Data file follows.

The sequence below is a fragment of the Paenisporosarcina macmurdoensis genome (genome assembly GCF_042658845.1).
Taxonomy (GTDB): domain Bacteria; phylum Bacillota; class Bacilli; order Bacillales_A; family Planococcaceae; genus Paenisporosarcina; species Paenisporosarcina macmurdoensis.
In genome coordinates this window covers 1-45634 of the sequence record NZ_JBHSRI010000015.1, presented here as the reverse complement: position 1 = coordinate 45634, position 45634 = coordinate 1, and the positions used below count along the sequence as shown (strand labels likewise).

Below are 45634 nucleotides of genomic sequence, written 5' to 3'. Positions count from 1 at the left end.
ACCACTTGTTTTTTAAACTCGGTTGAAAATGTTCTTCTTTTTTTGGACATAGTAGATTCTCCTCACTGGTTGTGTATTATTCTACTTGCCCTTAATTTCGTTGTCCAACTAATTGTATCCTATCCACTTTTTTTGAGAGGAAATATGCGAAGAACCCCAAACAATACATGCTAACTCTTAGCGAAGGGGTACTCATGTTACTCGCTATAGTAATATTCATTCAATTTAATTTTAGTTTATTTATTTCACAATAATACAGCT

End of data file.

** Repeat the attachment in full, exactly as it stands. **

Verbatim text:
The sequence below is a fragment of the Paenisporosarcina macmurdoensis genome (genome assembly GCF_042658845.1).
Taxonomy (GTDB): domain Bacteria; phylum Bacillota; class Bacilli; order Bacillales_A; family Planococcaceae; genus Paenisporosarcina; species Paenisporosarcina macmurdoensis.
In genome coordinates this window covers 1-45634 of the sequence record NZ_JBHSRI010000015.1, presented here as the reverse complement: position 1 = coordinate 45634, position 45634 = coordinate 1, and the positions used below count along the sequence as shown (strand labels likewise).

Below are 45634 nucleotides of genomic sequence, written 5' to 3'. Positions count from 1 at the left end.
ACCACTTGTTTTTTAAACTCGGTTGAAAATGTTCTTCTTTTTTTGGACATAGTAGATTCTCCTCACTGGTTGTGTATTATTCTACTTGCCCTTAATTTCGTTGTCCAACTAATTGTATCCTATCCACTTTTTTTGAGAGGAAATATGCGAAGAACCCCAAACAATACATGCTAACTCTTAGCGAAGGGGTACTCATGTTACTCGCTATAGTAATATTCATTCAATTTAATTTTAGTTTATTTATTTCACAATAATACAGCT